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North Korea dictator was 'seriously ill,' his sister says, blaming South Korea for COVID-19

In a striking speech before thousands of North Koreans, leader Kim Jong-un's sister said he suffered a fever while guiding the country to victory over the coronavirus. She blamed rival South Korea for the outbreak and vowed "deadly" retaliation.

Kim Yo Jong's bellicose speech, broadcast in full, included threats to retaliate against South Korea

Kim Yo Jong, sister of North Korea's leader Kim Jong-un, is shown in a 2019 file photo in Hanoi, Vietnam. South Korean officials called her accusations about COVID-19 preposterous. (Jorge Silva/Reuters)

In a striking speech before thousands of North Koreans, leader Kim Jong-un's sister said he suffered a fever while guiding the country to victory over the coronavirus. She blamed rival South Korea for the outbreak and vowed "deadly" retaliation.

Kim Yo Jong, a powerful official in charge of inter-Korean relations, glorified her brother's leadership during the outbreak in her speech Wednesday at a national meeting where she jubilantly described the country's widely disputed success over the virus as an "amazing miracle" in global public health.

"Even though he was seriously ill with a high fever, he could not lie down for a moment thinking about the people he had to take care of until the end, in the face of the anti-epidemic war," she said in remarks broadcast on North Korean state television.   

Kim Yo Jong called the country's virus outbreak a "hysteric farce" kicked off by South Korea to escalate confrontation.

"[South Korean] puppets are still thrusting leaflets and dirty objects into our territory. We must counter it toughly," she said. "We have already considered various counteraction plans, but our countermeasure must be a deadly retaliatory one."

North Korean state TV showed some people in the audience of thousands crying as she spoke about her brother's fever — a reference that wasn't further explained. The crowd applauded and cheered as she vowed North Korea will "eradicate not only the virus but also [South Korean] government authorities" if the "enemies continue dangerous acts that could introduce the virus into our republic."

While Kim Yo Jong's profile has increased in recent years, Thursday appeared to be the first time North Korean media have broadcast the complete video and audio of one of her speeches, South Korea's Unification Ministry said.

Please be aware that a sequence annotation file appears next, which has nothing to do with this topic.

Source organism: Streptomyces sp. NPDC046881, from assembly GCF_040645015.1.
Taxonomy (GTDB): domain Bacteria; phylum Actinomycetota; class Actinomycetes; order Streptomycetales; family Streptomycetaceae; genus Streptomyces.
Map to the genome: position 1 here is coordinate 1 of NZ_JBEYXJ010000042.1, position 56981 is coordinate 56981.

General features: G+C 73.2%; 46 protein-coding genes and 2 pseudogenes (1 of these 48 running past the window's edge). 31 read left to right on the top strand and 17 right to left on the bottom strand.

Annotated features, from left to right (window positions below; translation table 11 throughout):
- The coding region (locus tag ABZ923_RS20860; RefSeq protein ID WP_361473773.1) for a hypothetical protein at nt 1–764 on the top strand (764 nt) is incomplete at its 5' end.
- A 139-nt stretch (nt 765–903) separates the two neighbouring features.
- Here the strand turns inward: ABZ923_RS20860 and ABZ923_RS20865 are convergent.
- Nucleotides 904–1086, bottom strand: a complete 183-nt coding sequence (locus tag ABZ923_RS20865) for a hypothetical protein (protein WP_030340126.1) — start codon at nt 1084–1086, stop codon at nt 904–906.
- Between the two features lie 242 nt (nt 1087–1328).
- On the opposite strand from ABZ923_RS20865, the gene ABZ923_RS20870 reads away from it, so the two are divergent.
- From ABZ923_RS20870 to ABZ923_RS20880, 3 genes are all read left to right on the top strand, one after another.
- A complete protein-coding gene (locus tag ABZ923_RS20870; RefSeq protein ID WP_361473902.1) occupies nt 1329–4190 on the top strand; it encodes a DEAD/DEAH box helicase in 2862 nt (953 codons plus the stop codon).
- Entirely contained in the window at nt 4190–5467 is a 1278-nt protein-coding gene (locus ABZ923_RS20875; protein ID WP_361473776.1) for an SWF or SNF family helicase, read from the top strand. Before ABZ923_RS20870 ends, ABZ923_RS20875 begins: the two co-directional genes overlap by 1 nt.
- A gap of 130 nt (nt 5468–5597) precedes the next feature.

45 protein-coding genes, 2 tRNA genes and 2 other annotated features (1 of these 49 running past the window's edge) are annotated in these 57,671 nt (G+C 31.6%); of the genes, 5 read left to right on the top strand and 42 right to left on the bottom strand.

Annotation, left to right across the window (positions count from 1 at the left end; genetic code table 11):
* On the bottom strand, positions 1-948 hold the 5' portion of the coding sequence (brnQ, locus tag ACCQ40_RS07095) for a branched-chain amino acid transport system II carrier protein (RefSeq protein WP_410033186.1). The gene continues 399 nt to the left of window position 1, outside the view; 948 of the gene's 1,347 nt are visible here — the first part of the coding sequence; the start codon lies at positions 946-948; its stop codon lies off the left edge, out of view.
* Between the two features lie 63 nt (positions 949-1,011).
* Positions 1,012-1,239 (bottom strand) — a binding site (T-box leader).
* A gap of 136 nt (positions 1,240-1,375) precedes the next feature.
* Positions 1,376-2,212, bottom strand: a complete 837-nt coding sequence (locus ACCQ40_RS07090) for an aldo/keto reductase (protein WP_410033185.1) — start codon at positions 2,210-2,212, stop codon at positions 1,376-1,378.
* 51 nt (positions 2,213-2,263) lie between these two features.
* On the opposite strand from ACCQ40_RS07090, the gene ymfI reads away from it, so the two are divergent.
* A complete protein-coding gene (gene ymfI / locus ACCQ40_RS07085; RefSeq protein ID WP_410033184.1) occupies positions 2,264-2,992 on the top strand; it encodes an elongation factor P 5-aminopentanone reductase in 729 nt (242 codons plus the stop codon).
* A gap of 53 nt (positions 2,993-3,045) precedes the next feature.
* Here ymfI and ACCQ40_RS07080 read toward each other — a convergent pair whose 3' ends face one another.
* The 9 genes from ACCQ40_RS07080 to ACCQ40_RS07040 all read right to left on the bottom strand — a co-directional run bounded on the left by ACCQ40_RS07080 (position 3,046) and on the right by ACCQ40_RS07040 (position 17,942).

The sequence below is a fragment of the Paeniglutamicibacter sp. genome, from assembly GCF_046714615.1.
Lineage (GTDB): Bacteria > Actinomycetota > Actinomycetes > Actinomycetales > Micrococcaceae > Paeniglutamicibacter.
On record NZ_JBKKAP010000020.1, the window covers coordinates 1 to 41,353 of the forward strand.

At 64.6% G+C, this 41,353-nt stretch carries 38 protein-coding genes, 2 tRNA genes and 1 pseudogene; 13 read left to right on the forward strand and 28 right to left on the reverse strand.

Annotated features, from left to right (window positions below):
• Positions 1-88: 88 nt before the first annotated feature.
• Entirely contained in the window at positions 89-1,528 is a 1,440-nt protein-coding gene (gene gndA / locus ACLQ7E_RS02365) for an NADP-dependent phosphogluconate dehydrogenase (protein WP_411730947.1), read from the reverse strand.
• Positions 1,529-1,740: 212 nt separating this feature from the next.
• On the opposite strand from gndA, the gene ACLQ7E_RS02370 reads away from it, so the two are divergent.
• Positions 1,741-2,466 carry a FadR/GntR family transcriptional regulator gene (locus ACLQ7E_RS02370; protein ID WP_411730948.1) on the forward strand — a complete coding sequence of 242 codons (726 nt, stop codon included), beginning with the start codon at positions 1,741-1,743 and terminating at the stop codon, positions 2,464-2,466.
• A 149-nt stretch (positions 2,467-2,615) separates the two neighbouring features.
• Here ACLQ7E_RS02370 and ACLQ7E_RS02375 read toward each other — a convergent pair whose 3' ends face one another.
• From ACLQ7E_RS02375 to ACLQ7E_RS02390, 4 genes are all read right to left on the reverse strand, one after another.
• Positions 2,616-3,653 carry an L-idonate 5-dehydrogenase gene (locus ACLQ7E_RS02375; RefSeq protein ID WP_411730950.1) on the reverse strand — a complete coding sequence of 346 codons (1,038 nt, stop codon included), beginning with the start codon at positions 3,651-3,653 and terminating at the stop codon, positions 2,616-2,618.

'Amazing miracle': Victory declared over COVID-19

North Korea first suggested in July that its COVID-19 outbreak began in people who had contact with objects carried by balloons launched from South Korea — a questionable claim that appeared to be an attempt to blame its rival.

South Korea's Unification Ministry, which handles inter-Korean affairs, expressed strong regret over North Korea's "extremely disrespectful and threatening comments" based on "ridiculous claims."

The North's official Korean Central News Agency said Thursday that Kim Jong-un declared victory over COVID-19 and ordered an easing of preventive measures just three months after the country first acknowledged an outbreak.

Since North Korea acknowledged its coronavirus outbreak in May, it has reported about 4.8 million "fever cases" in its population of 26 million but only identified a fraction of those as COVID-19. The country, which likely lacks test kits and other public health tools, has claimed the outbreak has been slowing for weeks and that just 74 people have died.

"For a country that has yet to administer a single vaccine shot, our success in overcoming the spread of the illness in such a short period of time and recovering safety in public health and making our nation a clean virus-free zone again is an amazing miracle that would be recorded in the world's history of public health," KCNA quoted him as saying.

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Several weeks since last missile test

For Kim to declare victory against the coronavirus suggests he wants to move on to other priorities, such as boosting the country's broken and heavily sanctioned economy, which has been further damaged by pandemic border closures, or conducting a nuclear test, said Leif-Eric Easley, a professor of international studies at Ewha Womans University in Seoul.

South Korean and U.S. officials have said North Korea could be gearing up for its first nuclear test in five years amid a torrid series of weapons tests this year that included its first launches of intercontinental ballistic missiles since 2017, with the last missile test in early June.

Kim Yo Jong's bellicose rhetoric indicates she will try to blame any COVID-19 resurgence on South Korea and is also looking to justify North Korea's next military provocation, Easley said.

North Korea's claim about the origin of the outbreak contradicts outside experts, who believe the Omicron variant spread when the country briefly reopened its border with China to freight traffic in January, and surged further following a military parade and other large-scale events in Pyongyang, its capital, in April.

In May, Kim Jong-un prohibited travel between cities and counties to slow the spread of the virus.

At the virus meeting, he called for the easing of preventive measures and for the nation to maintain vigilance and effective border controls, citing the global spread of new coronavirus variants and monkeypox.

With files from Reuters

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